A prepayment penalty, also known as an early payoff penalty, is a fee you incur when you pay back your loan ahead of the predetermined schedule.
If the terms of your loan include a prepayment penalty clause, then you’ll be penalized if you pay off your debt early. Typically, a penalty fee is expressed as a percentage of your loan’s total remaining balance.
Although not all lenders charge prepayment penalties on business loans, it’s important to understand how these fees work, how to avoid them, and how to determine whether or not paying your loan off early is worth the potential penalty fee.
In this guide, you’ll find:
With this basic prepayment penalty definition in mind, let’s learn a little more about how these fees work.
If you’re wondering if your existing loan is subject to a prepayment penalty, you’ll want to look at your business loan agreement. If you are subject to this fee, you’ll find a prepayment penalty clause that details the specifics, including the timeline and how the fee is calculated.
If you’re wondering why prepayment penalties exist in the first place, the answer is simple: This fee ensures that your lender can recoup the interest they’re owed, even if you pay down your debt ahead of schedule.
Although it may seem like it would be advantageous for your lender to get their money back sooner, instead of waiting on monthly payments, this actually isn’t the case.
Keep in mind that the money you’re repaying comes stacked with interest, and that interest is how lenders make a profit. So, if you decide to repay a loan six months early, your lender loses six months’ worth of interest on that loan balance. That loss is what a loan prepayment penalty is meant to mitigate.
Unlike mortgage and car loans, though, most small business loans have no prepayment penalty clauses in their terms. That said, prepaying your loan isn’t always guaranteed to save you money—even if it doesn’t include an official prepayment penalty clause in its terms.
In essence, small business loans either incentivize or disincentivize paying off loans early, depending on how they’re structured.
If your loan is amortized—a loan with a set schedule and compounding interest which you pay off via installments—and there’s no prepayment penalty, you’ll be forgiven your avoided interest if you pay down your debt early. On the other hand, if you have a non-amortizing loan, you won’t save any money on interest by paying early.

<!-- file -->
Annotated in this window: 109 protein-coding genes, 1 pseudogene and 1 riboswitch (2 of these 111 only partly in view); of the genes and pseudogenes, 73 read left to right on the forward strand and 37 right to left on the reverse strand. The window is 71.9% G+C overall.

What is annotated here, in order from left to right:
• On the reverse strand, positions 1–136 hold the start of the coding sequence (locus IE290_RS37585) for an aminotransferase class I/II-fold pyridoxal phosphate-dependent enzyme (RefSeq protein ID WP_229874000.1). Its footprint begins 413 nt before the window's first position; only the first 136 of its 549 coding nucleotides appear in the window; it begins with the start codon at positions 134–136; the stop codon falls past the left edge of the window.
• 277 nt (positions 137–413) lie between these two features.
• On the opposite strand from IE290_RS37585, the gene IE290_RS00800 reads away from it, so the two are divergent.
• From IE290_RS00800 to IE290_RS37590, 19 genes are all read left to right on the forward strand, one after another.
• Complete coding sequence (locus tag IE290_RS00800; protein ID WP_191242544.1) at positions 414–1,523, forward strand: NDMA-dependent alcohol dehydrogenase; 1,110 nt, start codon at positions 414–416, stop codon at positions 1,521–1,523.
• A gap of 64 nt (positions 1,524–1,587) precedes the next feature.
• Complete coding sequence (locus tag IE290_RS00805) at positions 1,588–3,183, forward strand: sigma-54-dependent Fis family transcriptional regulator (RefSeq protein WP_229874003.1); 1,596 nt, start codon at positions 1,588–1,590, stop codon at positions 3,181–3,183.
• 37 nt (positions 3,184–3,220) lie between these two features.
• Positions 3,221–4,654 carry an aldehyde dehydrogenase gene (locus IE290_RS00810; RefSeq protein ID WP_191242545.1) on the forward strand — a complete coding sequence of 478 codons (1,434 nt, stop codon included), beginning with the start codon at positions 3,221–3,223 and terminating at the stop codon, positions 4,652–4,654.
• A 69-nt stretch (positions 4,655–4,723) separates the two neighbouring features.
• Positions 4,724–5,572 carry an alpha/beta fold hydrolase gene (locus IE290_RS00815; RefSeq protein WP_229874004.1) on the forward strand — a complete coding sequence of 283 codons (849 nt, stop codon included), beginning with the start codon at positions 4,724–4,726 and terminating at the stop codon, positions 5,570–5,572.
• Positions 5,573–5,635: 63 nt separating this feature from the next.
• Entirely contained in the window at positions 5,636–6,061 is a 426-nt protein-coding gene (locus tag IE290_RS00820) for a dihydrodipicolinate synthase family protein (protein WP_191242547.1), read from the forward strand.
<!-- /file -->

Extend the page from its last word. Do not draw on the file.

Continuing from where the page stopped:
It’s also important to understand that lenders can charge prepayment penalties in different ways. In general, there are three methods that small business lenders use to calculate these fees:
Of course, if your business loan is subject to a prepayment penalty, the way this fee is calculated will be indicated in your loan agreement.
Now, let’s walk through a prepayment penalty example:
Let’s say you have a $300,000 loan with a five-year term. You manage to pay off your entire loan within the first three years of your term.
According to your loan agreement, you’ll face a prepayment penalty of 2% of the balance if your loan is paid in full within the first two or three years of the term. In this case, you’d owe a fee of $6,000 ($300,000 x 0.02).
Depending on your interest rate, this may have been the cheaper option for your business. However, if you knew you could have paid the loan off in only three years, you may have been able to avoid this $6,000 fee by opting for a loan with shorter terms.
It’s important to keep in mind that most small business loans do not have prepayment penalty clauses.
However, some loans simply don’t incentivize prepayment, as amortized loans do. This means you’re not guaranteed to save money in the long run if you pay off your loan early, depending on what type of loan you have.
Do SBA loans have prepayment penalties?
Although SBA loans are fully amortizing, these government-backed loans do outline specific prepayment penalties in their terms, which makes them an exception to the norm.
In fact, both the SBA 7(a) and the SBA 504/CDC programs—two of the most popular SBA loan programs—have prepayment penalties.
Like most small business loans (other than SBA loans), short-term business loans don’t always come with a hard monetary prepayment penalty.